Internet on TV is a highlight at Consumer Electronics Show
LAS VEGAS The Consumer Electronics Show can look like a circus, a flea market or a fraternity rush, but it's best viewed as a venture-capital pitch. But instead of suit-clad investors, the audience is anybody who might throw down a credit card at an electronics store.
The companies introducing their wares at CES may act like they know how well these new gadgets will fare in the market, but often their predictions are no more accurate than the perpetually sunny forecasts of tech start-ups. Witness the failures of such past CES debuts as Microsoft's bulky SPOT Smart Watch; the mutant formats that were DVD-Audio, SACD and DataPlay discs; and Internet appliances such as Sony's short-lived eVilla.
So, what to make of this year's crop of CES debuts and upgrades? Which might be remembered for more than an early arrival in the CES Hall of Shame?
The most promising among them are not the expensive, content-deprived 3-D high-definition sets that form the center of most companies' exhibits (you can't call them "booths" when they could hold the average McMansion). That honor goes to a different TV upgrade: the increasing Internet capability of most sets.
At last year's CES, offering access to YouTube -- for viewers willing to run a network cable to the back of the set -- counted as a major achievement. This year, most vendors are touting a wider range of Internet media services that include video on demand from Amazon.com and Netflix (but not the free Hulu) and Web radio from such sites as Pandora and Slacker.
LG and Panasonic also demonstrated sets that could also act as video phones for the Skype Internet calling service, with the addition of a webcam add-on. And many of these Web-smart sets now include WiFi wireless networking, greatly simplifying the setup routine.
All these advances both lend the idiot box some Internet smarts and make it easier for home viewers to explore video sources beyond subscription-TV services.
The smartphone market has also gotten a major lift from the Internet -- in particular, one company that often seems to run most of it, Google. The Mountain View, Calif., Web giant's free, open-source Android operating system is quickly cementing itself as the software of choice in that market. AT&T Wireless, the last carrier not to offer any Android phones, said it would sell five new devices running Google software.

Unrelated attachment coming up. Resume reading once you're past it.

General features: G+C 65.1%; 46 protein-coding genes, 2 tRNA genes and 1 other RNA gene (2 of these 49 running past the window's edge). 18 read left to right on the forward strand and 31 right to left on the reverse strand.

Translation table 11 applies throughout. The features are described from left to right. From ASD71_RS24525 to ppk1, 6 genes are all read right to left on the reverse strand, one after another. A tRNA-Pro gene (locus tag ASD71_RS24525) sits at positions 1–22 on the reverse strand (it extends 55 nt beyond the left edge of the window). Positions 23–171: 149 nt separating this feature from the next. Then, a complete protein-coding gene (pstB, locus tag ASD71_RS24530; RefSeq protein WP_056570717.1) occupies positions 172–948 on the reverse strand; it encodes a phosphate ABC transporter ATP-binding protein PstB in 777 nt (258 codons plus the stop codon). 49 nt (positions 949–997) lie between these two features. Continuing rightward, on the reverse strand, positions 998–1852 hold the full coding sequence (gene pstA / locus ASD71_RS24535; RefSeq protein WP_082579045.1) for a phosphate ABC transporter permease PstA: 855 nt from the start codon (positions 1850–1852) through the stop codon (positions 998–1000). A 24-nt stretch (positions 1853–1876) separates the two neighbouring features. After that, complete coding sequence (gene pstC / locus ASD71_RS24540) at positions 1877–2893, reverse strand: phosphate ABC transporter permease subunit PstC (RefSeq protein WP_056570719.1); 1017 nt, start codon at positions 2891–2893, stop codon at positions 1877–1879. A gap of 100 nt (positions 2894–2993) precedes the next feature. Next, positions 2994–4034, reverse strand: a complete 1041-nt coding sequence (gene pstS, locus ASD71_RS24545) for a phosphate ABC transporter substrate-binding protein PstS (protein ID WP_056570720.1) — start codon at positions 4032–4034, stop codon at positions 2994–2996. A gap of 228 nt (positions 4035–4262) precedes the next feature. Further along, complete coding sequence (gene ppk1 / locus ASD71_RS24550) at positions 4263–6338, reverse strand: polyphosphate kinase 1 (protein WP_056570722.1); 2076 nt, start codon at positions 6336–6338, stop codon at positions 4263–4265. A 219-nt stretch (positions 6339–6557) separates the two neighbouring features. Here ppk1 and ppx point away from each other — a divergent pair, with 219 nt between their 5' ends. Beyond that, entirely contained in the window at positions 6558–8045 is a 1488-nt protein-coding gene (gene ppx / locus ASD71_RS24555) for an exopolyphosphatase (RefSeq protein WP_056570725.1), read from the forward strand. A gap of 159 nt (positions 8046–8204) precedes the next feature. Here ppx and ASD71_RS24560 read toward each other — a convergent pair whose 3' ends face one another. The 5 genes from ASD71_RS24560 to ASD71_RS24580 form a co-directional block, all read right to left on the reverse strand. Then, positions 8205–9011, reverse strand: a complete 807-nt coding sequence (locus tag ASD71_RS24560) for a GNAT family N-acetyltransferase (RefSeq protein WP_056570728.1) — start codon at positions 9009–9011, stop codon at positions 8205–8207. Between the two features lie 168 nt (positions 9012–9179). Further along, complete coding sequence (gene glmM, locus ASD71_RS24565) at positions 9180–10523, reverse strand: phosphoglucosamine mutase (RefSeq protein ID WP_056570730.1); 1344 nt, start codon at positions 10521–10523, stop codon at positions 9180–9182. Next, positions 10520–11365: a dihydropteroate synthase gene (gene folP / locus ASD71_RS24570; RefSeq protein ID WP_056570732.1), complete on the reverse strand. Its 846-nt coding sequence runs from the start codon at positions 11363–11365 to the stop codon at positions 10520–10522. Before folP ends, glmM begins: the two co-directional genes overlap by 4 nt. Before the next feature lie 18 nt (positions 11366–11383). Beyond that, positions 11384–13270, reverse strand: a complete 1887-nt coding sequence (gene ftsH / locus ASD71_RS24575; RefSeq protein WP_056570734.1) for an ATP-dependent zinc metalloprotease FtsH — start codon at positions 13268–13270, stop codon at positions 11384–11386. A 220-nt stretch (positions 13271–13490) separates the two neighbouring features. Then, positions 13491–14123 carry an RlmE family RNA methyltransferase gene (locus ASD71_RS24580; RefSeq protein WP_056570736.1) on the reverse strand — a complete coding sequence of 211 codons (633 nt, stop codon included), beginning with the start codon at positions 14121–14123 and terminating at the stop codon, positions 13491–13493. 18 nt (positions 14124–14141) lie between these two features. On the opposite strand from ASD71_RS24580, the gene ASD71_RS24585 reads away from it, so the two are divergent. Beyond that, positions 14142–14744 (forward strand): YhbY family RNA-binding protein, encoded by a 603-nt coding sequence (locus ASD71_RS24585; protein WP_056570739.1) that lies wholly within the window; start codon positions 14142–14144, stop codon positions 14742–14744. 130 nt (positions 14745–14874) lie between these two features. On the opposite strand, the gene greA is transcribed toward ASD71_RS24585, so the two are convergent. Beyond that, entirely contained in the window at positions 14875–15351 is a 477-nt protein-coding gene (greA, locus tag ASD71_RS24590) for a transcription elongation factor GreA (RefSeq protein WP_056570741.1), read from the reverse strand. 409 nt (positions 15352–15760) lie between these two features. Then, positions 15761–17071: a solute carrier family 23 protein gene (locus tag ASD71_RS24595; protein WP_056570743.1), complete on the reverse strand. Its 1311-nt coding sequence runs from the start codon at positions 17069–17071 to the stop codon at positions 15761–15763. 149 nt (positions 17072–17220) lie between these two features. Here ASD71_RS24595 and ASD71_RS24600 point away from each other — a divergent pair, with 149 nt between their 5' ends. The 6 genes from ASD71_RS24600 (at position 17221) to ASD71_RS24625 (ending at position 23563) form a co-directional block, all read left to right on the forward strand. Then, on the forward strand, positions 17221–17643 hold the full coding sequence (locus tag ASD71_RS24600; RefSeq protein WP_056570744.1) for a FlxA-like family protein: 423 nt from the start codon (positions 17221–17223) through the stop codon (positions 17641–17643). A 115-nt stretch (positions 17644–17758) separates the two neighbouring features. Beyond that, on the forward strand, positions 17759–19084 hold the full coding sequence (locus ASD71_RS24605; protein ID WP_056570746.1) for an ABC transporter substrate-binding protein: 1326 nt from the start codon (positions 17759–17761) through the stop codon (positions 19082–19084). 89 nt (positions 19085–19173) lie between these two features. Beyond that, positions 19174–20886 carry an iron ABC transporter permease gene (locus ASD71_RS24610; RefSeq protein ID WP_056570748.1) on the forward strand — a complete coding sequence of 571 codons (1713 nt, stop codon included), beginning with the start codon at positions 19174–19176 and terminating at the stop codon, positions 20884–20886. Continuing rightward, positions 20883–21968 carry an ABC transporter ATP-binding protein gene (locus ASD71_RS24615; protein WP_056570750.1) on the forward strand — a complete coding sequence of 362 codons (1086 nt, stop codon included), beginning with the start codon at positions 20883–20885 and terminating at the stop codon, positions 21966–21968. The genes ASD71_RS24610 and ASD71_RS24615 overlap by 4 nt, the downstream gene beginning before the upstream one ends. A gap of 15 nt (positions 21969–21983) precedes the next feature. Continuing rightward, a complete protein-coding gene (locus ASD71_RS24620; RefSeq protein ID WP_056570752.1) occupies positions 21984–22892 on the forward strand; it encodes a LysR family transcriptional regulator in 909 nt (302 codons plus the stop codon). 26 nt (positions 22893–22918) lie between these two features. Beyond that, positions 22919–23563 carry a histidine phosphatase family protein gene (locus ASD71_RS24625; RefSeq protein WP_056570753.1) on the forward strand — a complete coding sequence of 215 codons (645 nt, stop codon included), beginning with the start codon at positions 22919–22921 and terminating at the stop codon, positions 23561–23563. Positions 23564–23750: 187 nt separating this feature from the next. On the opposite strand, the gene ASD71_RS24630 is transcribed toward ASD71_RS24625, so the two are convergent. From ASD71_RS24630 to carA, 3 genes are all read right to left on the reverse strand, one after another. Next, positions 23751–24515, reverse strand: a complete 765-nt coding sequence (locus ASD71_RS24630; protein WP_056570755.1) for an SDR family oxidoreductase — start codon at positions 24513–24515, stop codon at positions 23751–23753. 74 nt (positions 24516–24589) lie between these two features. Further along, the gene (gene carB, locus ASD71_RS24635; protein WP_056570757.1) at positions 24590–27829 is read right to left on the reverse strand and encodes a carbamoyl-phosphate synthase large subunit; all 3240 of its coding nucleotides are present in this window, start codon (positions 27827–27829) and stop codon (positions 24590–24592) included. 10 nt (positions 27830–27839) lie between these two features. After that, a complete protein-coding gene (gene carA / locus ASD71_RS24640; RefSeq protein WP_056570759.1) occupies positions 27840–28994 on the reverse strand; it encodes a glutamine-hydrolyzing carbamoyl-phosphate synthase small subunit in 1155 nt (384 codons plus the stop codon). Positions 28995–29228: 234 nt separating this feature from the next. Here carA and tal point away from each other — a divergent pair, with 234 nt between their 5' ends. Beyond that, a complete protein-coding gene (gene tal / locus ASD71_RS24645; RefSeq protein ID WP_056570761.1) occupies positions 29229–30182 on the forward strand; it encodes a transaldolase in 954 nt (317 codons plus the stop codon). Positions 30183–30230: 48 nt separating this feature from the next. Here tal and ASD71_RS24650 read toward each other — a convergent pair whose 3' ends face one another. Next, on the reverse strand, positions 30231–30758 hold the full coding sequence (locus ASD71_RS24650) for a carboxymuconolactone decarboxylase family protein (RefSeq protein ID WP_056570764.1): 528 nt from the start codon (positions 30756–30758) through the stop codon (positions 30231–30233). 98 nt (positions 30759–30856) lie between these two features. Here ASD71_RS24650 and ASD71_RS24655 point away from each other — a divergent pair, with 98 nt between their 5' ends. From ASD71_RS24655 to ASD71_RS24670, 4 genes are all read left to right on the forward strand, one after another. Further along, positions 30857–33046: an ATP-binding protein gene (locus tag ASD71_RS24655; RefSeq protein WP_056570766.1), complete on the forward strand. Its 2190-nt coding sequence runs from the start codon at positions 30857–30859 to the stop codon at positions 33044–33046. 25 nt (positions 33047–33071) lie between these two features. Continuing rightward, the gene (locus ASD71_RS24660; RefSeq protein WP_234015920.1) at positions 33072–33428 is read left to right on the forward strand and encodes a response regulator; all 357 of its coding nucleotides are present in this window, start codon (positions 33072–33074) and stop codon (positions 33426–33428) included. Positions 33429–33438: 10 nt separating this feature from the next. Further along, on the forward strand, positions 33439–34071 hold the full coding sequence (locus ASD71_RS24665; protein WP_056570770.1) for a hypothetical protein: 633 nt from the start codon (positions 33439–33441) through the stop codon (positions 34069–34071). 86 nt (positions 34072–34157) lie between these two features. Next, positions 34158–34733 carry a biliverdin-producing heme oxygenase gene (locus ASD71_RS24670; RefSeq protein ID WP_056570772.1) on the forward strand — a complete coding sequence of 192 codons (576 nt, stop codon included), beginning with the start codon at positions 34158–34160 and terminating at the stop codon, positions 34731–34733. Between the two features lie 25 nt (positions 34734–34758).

In comparison, Research in Motion's BlackBerry has lost its buzz and Microsoft's Windows Mobile has become an afterthought, barely getting a mention in the glitch-plagued keynote by chief executive Steve Ballmer that opened the show.
Android also runs some e-book readers, yet another popular category of gadget at CES. Amazon's Kindle series has already won over the wallets of many customers, and now devices such as Sony's Reader Daily Edition and Plastic Logic's sleek but luxury-priced Que are making their own play for the market.
But the e-ink technology they use for their screens continues to hold back the category, thanks to its slow response time and lack of color. It's one of the rare digital components to show no significant improvement over the past two years.
The entire category of e-readers could, of course, get upended at the end of this month, when Apple will allegedly unveil a new sort of slate computer. Apple's practice of sitting out CES hasn't stopped attendees from speculating about what that company will do -- or showing off hardware that ties into its iPods and iPhones.
Microsoft's stock, meanwhile, continues to stagnate at CES. The company had no major new products to show off -- the possibly revolutionary "Natal" interface for its Xbox 360 game console, which will let you control the action just by moving your hands and body, wasn't getting any demonstrations -- and the "slate" no-keyboard tablet computers that it's signed up HP and other manufacturers to build look like a repeat of its doomed "Ultra Mobile PC" concept.
Beyond splashy product launches, CES also hosts thousands of less ambitious pitches: the incremental upgrades in products that vendors hope will coax past buyers to invest in an upgrade. This can be enthralling if you haven't bought any new gadgets in a while, or exasperating if you just did.
Consider a part of Samsung's exhibit that consisted of side-by-side comparisons of flat-panel LCDs. Each TV tableau featured a 2010 Samsung model and its 2009 predecessor; captions explained how last year's model underperformed its successor in such aspects as color, contrast, viewing angle and sharpness.
Cruel? Perhaps. But it's an unavoidable message for customers who want to keep up with an industry built on the idea of constant reinvention: If you think you've just bought the very best there is, wait until next year.
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